UofL-UK contract to impact high school football

It's too soon to predict if the change of when the annual meeting between U of L and UK on the gridiron will have an affect on the interest in football in the Bluegrass, but it's disappointing that the possibility wasn't considered.

The debate of when the annual Louisville-Kentucky football game should be played - or not - will continue on for at least four more years. The arguments - or excuses - range from gaining experience for a very young team, to U of L already ruining the opening game tradition when it played New Mexico State prior to UK in 2001.

Under the terms of the new contract, Louisville will continue to face Kentucky in the season opener when the game is played in the River City, but when in Lexington, it will be played a few weeks later into the season.

"Well, obviously I'm disappointed that we're not playing it that way," U of L head coach Bobby Petrino said of the change. "Tom [Jurich] did a great job of keeping the series and really, that is what's important."

However, while fans from both sides will continue to debate the logic, or lack thereof, a critical element of the growth and interest for the sport within the Bluegrass State has been seemingly forgotten.

"I don't think it is going to hurt our program at all," Petrino said following the 14th-ranked Cardinals Thursday morning practice. "Unfortunately it might hurt some of the younger kids and their excitement for football. That's the only thing we lose."

Known primarily as a basketball state prior to renewal of the game in 1994, the state of Kentucky has watched as the quality and quantity of high school football talent has sharply climbed since the series was restarted.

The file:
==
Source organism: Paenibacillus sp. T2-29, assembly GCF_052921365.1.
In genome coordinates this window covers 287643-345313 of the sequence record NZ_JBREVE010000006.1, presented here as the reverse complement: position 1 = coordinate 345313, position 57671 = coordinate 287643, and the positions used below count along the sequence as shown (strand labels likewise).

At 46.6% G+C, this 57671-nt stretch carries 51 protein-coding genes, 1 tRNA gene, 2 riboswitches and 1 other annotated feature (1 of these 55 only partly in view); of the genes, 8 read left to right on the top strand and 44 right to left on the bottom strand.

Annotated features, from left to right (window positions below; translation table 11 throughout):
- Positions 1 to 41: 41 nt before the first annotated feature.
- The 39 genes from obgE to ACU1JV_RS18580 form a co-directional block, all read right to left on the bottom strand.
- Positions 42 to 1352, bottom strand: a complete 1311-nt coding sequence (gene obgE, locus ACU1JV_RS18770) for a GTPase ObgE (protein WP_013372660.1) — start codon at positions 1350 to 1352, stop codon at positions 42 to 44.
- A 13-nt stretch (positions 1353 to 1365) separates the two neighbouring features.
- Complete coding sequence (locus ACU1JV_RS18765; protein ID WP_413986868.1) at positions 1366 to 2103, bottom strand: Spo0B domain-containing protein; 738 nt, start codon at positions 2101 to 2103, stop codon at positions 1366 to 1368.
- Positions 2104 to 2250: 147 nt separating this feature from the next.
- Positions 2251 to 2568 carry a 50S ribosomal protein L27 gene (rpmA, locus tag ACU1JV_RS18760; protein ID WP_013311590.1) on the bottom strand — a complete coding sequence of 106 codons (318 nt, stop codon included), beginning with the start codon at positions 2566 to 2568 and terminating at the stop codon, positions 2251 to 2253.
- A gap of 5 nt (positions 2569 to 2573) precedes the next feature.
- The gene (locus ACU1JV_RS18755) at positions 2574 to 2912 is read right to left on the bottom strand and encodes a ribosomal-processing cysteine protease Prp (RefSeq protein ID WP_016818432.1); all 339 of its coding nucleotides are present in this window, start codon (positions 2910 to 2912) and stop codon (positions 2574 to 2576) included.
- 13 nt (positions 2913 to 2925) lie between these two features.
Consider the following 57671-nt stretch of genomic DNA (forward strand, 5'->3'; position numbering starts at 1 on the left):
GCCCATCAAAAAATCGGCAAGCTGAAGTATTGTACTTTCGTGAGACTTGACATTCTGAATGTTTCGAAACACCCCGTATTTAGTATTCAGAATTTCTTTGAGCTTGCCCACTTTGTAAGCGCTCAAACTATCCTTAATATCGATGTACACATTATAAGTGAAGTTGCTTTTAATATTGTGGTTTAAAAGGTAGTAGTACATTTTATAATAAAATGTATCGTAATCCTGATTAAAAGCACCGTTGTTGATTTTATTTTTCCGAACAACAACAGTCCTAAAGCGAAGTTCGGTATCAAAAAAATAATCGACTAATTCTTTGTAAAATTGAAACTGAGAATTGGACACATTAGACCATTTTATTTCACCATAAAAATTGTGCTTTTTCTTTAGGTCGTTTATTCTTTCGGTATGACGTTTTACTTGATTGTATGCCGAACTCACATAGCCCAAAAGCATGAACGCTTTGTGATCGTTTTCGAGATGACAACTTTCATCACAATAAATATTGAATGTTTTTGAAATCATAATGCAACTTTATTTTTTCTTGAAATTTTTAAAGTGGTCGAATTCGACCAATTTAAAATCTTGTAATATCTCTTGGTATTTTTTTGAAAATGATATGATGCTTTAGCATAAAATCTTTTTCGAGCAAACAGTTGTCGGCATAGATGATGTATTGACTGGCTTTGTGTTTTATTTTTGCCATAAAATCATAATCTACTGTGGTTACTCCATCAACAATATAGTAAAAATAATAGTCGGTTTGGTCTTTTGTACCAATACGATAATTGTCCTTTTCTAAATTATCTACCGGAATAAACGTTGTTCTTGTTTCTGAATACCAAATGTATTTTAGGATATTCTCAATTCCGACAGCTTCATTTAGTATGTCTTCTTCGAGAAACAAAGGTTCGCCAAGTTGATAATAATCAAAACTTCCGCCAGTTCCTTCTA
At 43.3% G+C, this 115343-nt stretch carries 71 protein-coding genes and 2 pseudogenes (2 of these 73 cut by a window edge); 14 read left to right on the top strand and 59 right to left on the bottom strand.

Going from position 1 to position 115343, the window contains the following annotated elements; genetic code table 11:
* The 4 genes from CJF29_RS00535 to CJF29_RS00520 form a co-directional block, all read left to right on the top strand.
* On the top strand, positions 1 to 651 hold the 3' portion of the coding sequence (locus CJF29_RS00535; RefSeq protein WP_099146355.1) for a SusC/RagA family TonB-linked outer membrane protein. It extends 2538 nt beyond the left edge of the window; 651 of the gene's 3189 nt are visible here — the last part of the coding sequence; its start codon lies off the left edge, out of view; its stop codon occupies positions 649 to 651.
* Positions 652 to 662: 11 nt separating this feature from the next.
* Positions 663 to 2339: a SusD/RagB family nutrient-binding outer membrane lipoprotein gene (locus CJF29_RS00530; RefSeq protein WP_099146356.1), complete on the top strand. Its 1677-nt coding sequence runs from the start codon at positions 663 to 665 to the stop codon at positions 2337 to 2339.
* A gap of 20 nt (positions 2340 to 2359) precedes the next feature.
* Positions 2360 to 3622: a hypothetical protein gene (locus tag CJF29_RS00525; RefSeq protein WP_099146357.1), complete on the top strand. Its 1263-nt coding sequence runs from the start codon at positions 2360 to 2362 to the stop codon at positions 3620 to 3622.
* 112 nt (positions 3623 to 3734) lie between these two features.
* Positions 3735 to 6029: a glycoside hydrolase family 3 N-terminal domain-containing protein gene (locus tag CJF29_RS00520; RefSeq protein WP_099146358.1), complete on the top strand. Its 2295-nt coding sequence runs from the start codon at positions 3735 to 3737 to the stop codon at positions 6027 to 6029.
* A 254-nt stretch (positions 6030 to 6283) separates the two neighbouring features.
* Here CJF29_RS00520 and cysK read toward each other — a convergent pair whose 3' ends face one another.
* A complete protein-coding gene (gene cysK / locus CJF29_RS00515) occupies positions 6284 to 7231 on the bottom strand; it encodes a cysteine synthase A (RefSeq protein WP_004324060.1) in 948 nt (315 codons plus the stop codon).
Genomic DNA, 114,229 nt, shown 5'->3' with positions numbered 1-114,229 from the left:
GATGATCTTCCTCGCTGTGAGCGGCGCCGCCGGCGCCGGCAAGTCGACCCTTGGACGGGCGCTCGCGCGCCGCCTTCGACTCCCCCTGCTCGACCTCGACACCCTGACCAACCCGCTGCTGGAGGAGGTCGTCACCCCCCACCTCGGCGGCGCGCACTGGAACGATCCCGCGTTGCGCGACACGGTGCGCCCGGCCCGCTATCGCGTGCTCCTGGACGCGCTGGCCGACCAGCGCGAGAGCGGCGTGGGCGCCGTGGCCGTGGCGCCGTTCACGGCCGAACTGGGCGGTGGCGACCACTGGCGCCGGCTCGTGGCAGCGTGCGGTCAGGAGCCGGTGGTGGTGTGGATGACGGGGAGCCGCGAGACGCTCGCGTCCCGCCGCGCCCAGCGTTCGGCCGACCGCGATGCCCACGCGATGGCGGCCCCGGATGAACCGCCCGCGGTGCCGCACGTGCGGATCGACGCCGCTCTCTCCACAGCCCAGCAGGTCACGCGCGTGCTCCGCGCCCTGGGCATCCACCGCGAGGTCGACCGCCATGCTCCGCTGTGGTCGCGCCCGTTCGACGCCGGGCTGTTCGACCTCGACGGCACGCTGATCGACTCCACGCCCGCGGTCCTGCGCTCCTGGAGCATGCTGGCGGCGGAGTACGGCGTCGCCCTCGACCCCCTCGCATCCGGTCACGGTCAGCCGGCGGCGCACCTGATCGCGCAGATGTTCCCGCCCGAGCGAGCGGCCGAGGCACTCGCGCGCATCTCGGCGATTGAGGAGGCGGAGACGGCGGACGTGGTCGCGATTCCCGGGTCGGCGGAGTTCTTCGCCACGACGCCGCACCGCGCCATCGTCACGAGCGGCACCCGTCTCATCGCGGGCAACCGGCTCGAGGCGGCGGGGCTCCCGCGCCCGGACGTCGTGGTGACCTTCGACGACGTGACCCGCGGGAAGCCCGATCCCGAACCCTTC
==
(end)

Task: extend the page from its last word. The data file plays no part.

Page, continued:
"I've seen football come to new heights in the eight years I've been here," said U of L Athletic Director Tom Jurich on Thursday morning. "C.M. Newton and Howard Schnellenberger told me when I got here that high school football was a dead issue. But this game meant a lot to [improving] that."

While it's impossible to predict if the change in the schedule will have an effect on high school or not, it is disappointing that the possibility wasn't factored in the decision making.

"We were at a stand-still," said Jurich, explaining what prompted yesterday's deal. "He wanted what was best for his program and I wanted what was best for U of L. I also thought what we wanted was best for the state. But that's OK, we'll move on with the game."

For Petrino, while he's disappointed in the change, he says that it is time to put the issue to rest.

"Right now what we need to do is concentrate on getting our team ready for the game and hopefully we'll never have to talk about it again."

Louisville, which has won five of the last six meetings, including three straight in Lexington, will travel to Commonwealth Stadium on September 4th for the 18th meeting in the series.


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